Since then I’ve learned that if I can’t communicate with my guild, I’m in the wrong guild.
On Being Constructive
This is just me, but most of the time, if I’m going to bother writing a blog post, I’m going to make it somewhat useful. If no one else can benefit from it, at least I will.
I mostly write about positive stuff. The rare times I’ll write about negative stuff, I’ll only use the problem as a prompter for discussing solutions.
Using Matticus’ Pact of the Darkfallen failing example, if I was writing about a topic like that, I’d probably half-tell-half-invent a funny introduction story about me falling on my face and freaking out (I make fun of myself a lot because it’s safe ground and its easy for readers to relate to), briefly mention that mastering Pact of the Darkfallen can be hard, then list tricks.
Or, as an example of a topic I’ve actually covered, lets take my post about complaining techniques. It wasn’t directly based on a guild problem, but lets pretend it was.
Had we gone through a phase of bad complaining, I would have made note of the topic, then wait for the storm to blow over. Once everyone had forgotten about it, I’d write the post, stating how people generally suck at complaining and here’s how we can get better at it. My choice of examples is typically very silly, having the double of effect of comic relief and making sure than no one falsely believes the post is directed at them.
Not all topics can generalized and turned into “how to” posts, but I sure have a blast trying.
Different Bloggers Have Different Relationships with their Blogs
My blog is my blog – I use it for personal writing. I didn’t tell my guilds about my blog, not because I was hiding it or being sneaky, but because it is a personal blog and I didn’t want guildies reading it and making fun of my attempts at writing. […] unless they ask straight out if I have a blog, I’m not mentioning it. It is a personal retreat for me, a place to share my feelings and thoughts. Yes, this “personal retreat” is available online and available to anyone who happens to stumble upon it. I’m fine with that. I’m not going to point a big neon arrow at it, though.
I remember when I applied to Conquest, I was so shy about my blog. I disclosed having a blog (but used the “URL available upon request” cop-out) to avoid criticism and “you never told us” later on, but I was sick to my stomach at the thought of these people I was trying to impress reading my newbish, crappy writing.
I still shudder when I remember that first week. Especially after I left my old guild and one of my former guildies got really aggressive with me on my blog. I had never received nasty comments before. I had no idea how to handle it, so I handled it poorly. The next 3 or so days were awful. It wasn’t the words that bothered me, but rather knowing that my new guildies, who I was trying to impress, were seeing me at my very worst. I was convinced I would be written off as a drama whore and left stranded on a new server without a guild security blanket.
But I lived. And I was still accepted into the guild. I’ve long since grown more confident. Now I plaster Bossy Pally links all over the place. Even offline people who don’t play WoW read Bossy Pally to shut me up.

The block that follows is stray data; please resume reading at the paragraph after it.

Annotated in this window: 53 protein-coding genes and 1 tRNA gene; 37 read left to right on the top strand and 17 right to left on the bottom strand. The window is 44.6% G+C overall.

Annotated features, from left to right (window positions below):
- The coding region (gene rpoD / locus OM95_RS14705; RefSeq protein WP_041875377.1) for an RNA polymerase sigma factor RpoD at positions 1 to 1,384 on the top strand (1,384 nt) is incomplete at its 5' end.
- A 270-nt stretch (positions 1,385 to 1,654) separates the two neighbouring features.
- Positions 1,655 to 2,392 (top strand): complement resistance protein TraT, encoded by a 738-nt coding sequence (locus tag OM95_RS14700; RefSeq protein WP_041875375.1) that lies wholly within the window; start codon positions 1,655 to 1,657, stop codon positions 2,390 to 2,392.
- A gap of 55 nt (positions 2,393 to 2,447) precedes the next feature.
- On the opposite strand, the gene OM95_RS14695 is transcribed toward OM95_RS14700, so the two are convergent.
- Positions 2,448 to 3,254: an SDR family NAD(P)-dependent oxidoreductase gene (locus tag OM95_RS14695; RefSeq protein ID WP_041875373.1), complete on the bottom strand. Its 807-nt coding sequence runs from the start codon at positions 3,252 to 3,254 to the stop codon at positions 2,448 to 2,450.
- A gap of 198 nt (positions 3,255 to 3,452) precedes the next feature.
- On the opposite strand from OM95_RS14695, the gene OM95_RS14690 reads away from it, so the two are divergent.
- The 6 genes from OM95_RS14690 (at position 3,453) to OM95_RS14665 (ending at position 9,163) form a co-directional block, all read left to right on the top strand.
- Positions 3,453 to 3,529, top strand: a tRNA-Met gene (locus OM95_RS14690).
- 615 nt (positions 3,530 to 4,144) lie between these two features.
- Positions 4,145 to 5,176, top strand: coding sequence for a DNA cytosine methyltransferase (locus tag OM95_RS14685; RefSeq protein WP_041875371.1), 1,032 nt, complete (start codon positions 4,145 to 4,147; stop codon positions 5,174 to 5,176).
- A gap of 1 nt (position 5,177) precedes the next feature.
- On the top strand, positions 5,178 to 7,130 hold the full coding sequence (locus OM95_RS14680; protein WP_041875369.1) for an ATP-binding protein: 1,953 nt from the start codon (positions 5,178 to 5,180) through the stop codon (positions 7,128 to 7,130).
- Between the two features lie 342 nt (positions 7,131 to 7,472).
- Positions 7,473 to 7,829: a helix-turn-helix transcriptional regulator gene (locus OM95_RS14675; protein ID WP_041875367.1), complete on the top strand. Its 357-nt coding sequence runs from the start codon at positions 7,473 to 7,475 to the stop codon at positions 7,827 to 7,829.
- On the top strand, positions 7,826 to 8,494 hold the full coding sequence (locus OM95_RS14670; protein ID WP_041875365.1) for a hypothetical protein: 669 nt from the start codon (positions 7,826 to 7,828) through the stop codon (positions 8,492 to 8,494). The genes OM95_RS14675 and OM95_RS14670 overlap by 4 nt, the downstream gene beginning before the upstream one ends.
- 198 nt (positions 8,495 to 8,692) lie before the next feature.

Different Bloggers Have Different Relationships With Their Guilds
I’m very affectionate. I love talking about my guild, I love talking about my guildies. I’m the same with my classmates or colleagues in real life. As quiet as I am, I can go on for hours and hours about how wonderful my class/guild/work team is.
Many bloggers worry about getting in trouble for slandering their guild.
I worry about being mistaken for a suck up.
As a blogger, I’m fortunate to have a good relationship with the guild leadership (at least I think I do… O.o I don’t get in trouble too much!), with the healing team and with my guildies in general. As far as I know, they don’t have a problem with my blogging. I know they read because sometimes they comment. I’m sometimes also greeted by “Hey Rykga, about that blog post…” when I log in. Some even read very closely and pick up on the hints and tidbits I insert into my posts to entertain myself. When I do draw attention to individuals, they act more flattered than offended. It’s a great feeling and I feel bad for those bloggers, who don’t have, or want, that luxury.
But then again, having an established blogger for GM makes a difference. My guildies are used to the idea of guild stuff made public. They’re familiar with blogs, know what kind of stuff might be blogged about and what’s off limits. Plus, whenever I’m not sure about whether or not I should talk about something, I can ask and get an honest, straight answer. Very different from when I first started blogging and was fumbling around, discovering limits by trial and error.
I think whether a blogger is an officer or not also affects their blogging. Officers are privy to more drama, more potentially touchy subjects than the rest of us. As Cassandri writes about her partner in blogging:
Lathere has spent more time administering the guild than actually playing the game. And the topics she wants to blog about include all the bad stuff that comes with being part of the running of a guild.
As a non-officer, I often worry about being out of place when writing guild management type posts. I mean, my guild leadership experience is pretty limited (about a year and half in a single guild), who am I to talk about these topics? I suspect I enjoy writing those posts because they’re a fun way of applying all the stuff I need to learn for my business classes, but I cringe at the thought of my guild officers reading them and laughing at me.
Summing everything up in a few lines goes kinda like this. How I blog about guild stuff:
- Emphasize on the good.
- Use the bad constructively
- Be respectful of guildies
- Communicate directly, not through the blog
In her post, Cassandri mentions she feels as though leaving out the bad stuff is lying. I don’t see it like that. Claiming things are great and rosy all the time is lying and anyone who’s ever been in a guild can smell that BS a mile away. Choosing not to air certain dirty laundry out respect for those concerned is different. I want my guildies to be able to disagree or get into an argument with me without having to read about it the next day. If someone has a childish emo moment (and you know we all do at some point), I don’t want to record it for posterity (unless it’s one of those hilarious childish emo moments, in which case I totally want to remember it forever and use it against them).
Besides, I don’t know about the rest of you, but I feel much happier after spending a few hours writing a positive post than I do after writing some QQ.Guild thoughts, Internet Anthropology